vii) A major youth movement was established in the 1920's to develop leisure activities, cultural events and educational experiences for young people in the Welsh language. It is now one of the largest membership organisations of its kind in Europe. What is it called? a)Cymdeithas yr Iaith Gymraegb) Urdd Gobaith Cymru c) Plaid Cymrud) Bwrdd yr Iaith viii) Approximately what percentage of the people of Wales speak Welsh? a) 28b) 19c) 11d) 48 ix) Which monarch passed the Act of Union that stated that the Welsh language should be 'utterly extirpated' (should cease to exist)? a) Henry VIIIb) Johnc) George IIId) Victoria
x) John Davies, Gwyn Alf Williams, Glanmor Williams and David Williams have all written significant books on what? a)The Geography of Wales b) Welsh Musical Tradition c) Welsh History d) Welsh Poetry xi) Which of the following is the title of the Welsh National Anthem? a) Calon Lan (Pure Heart) b) Hen Wlad fy Nhadau (ancient land of my forebears) c) Terynasoedd Y Ddaear (Ye Kingdoms And Nations) d) Ar Hyd Y Nos (All Through The Night) xii) What country in South America has the largest Welsh contingent? a) Brazil b) Argentina c) Venezuela d)Chile
xiii) Which King in England built a long-running earthen 'dyke' throughout most of the border of Wales in an attempt to keep the Welsh in Wales and prevent them from raiding England? a) King Offab) King Alfred c) William of Hastings d) King Edward I xiv) Which of the following were most commonly mined in Wales and at one time made Wales the highest producer of these natural resources? a) Coal and Slate b) Coal and Gold c) Gold and Amber d) Slate and Amber xv) Which of the following famous led a rebellion against the English Rule that started in 1400? a) Owain Glyndw b) Llywelyn the Great c) Owain Gwynedd d) Llywelyn ap Gruffydd
i) Which famous children's author grew up in Cardiff? a) J.K. Rowling b) Elinor M Brent-Dyer c) Enid Blyton d) Roald Dahl ii) Which famous comedian's parents were married in Cardiff? a) Robin Williams b) Bob Hope c) Tommy Cooper d) Eddie Murphy iii) Cardiff was the first UK city to be twinned with a city in which country? a) China b) Indonesia c) France d) Poland iv) Cardiff is Europe's youngest capital city. In which year did it become a capital? a) 1975 b) 1990 c) 1955 d) 1930
v) Cardiff has the record for the oldest shop of which kind? a) Bakery b) Sweet c) Record d) Grocers vi) Which famous actor/actress graduated from the Welsh College of Music and Drama? a)Dame Helen Mirren b) Sir Michael Caine c) Dame Judy Dench d) Sir Anthony Hopkins vii) Which two cartoon characters were created in Cardiff? a) Bagpuss and Troy Tempest b) Postman Pat and Tellytubbies c) Rupert Bear and Danger Mouse d) Super Ted and Fireman Sam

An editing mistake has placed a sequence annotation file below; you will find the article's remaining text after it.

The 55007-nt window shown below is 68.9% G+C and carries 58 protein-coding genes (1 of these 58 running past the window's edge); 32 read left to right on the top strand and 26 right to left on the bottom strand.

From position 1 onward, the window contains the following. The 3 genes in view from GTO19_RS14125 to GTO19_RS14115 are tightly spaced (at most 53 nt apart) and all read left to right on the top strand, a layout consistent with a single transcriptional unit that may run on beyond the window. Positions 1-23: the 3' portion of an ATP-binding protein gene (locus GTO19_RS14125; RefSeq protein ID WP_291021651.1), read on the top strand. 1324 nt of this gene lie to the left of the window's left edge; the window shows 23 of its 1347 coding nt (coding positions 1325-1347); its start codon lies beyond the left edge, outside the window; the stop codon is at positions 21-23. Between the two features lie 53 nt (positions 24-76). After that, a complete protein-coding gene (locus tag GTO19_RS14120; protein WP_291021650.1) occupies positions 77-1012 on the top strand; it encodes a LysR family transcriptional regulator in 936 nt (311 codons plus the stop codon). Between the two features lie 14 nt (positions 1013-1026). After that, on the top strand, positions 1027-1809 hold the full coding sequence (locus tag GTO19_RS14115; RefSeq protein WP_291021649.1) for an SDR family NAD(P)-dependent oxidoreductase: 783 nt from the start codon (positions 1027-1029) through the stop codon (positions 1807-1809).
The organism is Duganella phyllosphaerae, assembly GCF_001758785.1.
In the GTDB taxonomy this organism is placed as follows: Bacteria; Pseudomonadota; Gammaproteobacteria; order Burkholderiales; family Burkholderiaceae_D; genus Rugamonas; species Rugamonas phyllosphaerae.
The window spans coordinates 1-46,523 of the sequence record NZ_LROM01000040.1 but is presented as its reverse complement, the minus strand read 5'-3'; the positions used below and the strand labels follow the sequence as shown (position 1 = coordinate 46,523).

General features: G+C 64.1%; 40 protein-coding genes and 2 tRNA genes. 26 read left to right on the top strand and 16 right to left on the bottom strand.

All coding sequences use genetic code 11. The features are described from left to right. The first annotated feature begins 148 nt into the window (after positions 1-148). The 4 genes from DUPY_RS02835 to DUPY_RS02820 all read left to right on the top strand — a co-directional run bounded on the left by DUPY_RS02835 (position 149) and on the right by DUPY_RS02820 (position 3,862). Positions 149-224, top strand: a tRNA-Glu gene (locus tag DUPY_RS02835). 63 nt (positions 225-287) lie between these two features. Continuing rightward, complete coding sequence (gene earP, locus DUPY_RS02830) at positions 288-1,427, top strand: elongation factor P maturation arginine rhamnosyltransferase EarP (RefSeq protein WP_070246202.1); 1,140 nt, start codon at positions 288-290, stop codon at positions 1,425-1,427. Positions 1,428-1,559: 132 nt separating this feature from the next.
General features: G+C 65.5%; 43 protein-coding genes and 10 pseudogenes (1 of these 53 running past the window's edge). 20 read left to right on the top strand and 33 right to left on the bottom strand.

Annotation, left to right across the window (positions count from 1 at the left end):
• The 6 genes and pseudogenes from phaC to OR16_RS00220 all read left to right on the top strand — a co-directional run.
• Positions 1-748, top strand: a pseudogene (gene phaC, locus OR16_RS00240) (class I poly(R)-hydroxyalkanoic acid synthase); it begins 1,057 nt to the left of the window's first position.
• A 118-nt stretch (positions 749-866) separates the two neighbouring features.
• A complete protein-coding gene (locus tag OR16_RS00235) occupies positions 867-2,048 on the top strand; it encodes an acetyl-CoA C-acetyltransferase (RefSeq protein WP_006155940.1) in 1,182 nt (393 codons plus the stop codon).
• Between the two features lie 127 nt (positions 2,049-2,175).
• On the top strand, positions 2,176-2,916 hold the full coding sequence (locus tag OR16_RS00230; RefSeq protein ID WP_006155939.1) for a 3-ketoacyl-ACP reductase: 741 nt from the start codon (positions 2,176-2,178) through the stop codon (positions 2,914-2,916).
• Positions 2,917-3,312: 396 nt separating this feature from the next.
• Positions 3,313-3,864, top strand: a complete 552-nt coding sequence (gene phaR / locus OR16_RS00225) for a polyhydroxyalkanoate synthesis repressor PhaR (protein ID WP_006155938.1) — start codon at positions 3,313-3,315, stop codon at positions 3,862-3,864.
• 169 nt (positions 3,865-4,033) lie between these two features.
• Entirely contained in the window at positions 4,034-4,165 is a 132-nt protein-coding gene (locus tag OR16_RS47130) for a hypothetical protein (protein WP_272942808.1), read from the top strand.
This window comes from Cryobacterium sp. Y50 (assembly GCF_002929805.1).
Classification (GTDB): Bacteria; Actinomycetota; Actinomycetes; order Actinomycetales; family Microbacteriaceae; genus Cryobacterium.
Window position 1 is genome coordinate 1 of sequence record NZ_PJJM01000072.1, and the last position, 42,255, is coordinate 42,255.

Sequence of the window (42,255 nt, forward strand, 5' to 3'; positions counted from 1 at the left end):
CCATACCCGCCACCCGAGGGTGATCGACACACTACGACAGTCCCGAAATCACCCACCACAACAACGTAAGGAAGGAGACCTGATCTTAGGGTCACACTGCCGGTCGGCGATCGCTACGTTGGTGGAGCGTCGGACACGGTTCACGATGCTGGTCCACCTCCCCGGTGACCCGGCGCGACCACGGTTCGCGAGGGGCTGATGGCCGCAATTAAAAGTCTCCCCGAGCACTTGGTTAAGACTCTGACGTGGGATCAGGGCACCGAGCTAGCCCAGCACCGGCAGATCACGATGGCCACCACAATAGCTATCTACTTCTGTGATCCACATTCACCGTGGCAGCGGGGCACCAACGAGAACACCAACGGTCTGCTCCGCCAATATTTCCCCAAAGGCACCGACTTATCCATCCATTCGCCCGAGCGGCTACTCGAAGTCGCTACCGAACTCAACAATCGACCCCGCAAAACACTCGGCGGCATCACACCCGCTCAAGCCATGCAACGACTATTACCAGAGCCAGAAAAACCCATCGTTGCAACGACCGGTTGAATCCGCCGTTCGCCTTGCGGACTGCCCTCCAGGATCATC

viii) Which of the following singers hails from Cardiff? a) Tom Jonesb) Shirley Bassey c) Robbie Williams d) Dido ix) Which well-known soprano hails from Cardiff? a) Maria Callasb) Tony Sopranoc) Charlotte Church d) Dame Kiri Te Kanawa x) The first British news film ever recorded took place in Cardiff. What was filmed? a)Sunbathers on a Penarth beach b) The Queen attending the opening of Cardiff University c) The Prince and Princess of Wales visiting an exhibition d) The Eisteddfod
Since November 2005, "Life in the UK Test" is a mandatory exam for all candidates for British citizenship. Since 2007, it is also required for those who wish to apply for an Indefinite Leave to Remain, or permanent residency in the United Kingdom. The test is based on the manual called "Life in the United Kingdom: A Journey to Citizenship - 2nd Edition". The only testable chapters are 2, 3, 4, 5 and 6. The official questions are not published and their distribution is punishable by law. Candidates have 45 minutes to answer 24 questions and you are only allowed 6 mistakes. Why not try the official test by clicking on the link below:
Alternatively attempt the unofficial test based on the life in the UK handbook in your cultural issues booklets: i) Life in the UK says to be British means you should... A: "Respect laws, the elected political structures, traditional values of mutual tolerance and respect for rights and mutual concern." B: "Share in the history and culture of an island nation with a character moulded by many different peoples over more than two thousand years." C: "be part of a modern European democracy, one with a tradition of sharing our ways with the world and allowing the world to bring its ways to us." ii) Almost 60m people live in the UK. By what factor do the native-born English outnumber their Scots or Welsh neighbours? A: By nine to oneB: By seven to one C: By six to one iii) “The origins of our Parliament were in the early Middle Ages. In 1215 the great barons forced rights from a tyrannical King John”. What is that document called? A: The Mappa Mundi B: The Magna Carta C: The Bill of Rights